On the other hand, if the artificial neurons were imperfect, then I wonder how much of our subjective experience might survive intact. How important is it that our neurons (and whatever else) work the particular way that they do?

Maybe it is my mere lack of familiarity with such machines (I assume I have never met one yet!) that limits my imagination. The result of the biological to artificial neuron transformation "experiment" that I described in my original posting is the nearest that I can come to imagine what it like to be such a machine.

Even if we haven't got the technology to do this "experiment" right now, it doesn't stop us from asking ourselves what the consequences of the experiment might be? I don't think this is idle philosophical musing. It is a real problem.

At 12 January 2007 at 01:23, Blogger jj mollo said...

Blade-runner! We won't enjoy giving up our unique place to so-called automatons. What if they end up being more conscious than we are?

The neuron replacement example is actually a thought experiment designed to show you precisely what you've been talking about. When we get around to doing it, we will be using much cheaper methods, and it won't be for the purpose of preserving a particular individual.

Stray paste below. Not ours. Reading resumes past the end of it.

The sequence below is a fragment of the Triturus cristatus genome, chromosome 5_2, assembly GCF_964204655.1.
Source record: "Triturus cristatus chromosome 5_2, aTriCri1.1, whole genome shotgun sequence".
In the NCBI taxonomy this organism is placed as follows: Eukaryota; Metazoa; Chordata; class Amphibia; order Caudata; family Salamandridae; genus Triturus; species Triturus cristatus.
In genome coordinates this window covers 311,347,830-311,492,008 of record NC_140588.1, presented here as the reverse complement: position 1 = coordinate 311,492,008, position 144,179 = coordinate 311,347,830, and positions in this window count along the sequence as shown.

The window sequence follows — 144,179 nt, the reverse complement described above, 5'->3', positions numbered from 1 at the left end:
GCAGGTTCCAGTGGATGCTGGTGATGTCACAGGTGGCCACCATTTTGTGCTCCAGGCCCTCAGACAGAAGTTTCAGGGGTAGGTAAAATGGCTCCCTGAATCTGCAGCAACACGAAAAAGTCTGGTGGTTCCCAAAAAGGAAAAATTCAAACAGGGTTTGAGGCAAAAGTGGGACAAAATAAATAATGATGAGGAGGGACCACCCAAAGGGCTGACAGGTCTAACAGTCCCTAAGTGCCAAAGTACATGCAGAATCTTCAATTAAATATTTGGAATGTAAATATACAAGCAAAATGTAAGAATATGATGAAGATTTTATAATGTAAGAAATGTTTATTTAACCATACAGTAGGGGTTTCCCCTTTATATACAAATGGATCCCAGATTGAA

At 12 January 2007 at 20:03, Blogger Steve said...

If it is true that the transformation from biological to functionally equivalent artifical neurons causes no subjective change to the individual concerned (and this isn't obvious a priori for reasons I have already given), then I see no reason why we couldn't also enhance their cognitive abilities by "patching" their brain with some additional artifical neurons, and perhaps making them more conscious than they were before the transformation.

Of course, a corollary is that you could skip the use of a human brain to bootstrap the transformation process, and instead build the final "automaton" from scratch. Perhaps we might use a kind of molecular program (e.g. like DNA) to do the basic construction of an artificial brain, and this might be very cheap to do if we knew how to design (or evolve) the molecular program.

If there are no no-go-theorems (e.g. consciousness and all that might turn out not to have a simple Crick-like neural activity interpretation) in the way of this, then this sort of technology will totally rewrite the "meaning of life". I think that this sort of technology will creep up on us in a beguiling way, and we will actually encourage each little step of this process. No wonder these ideas bother people who take them seriously.

Anyway, to respond to your Blade Runner jibe, my view is that (no-go-theorems permitting) androids dream of the same sheep as us.

At 19 March 2008 at 07:24, Blogger tercumenette said...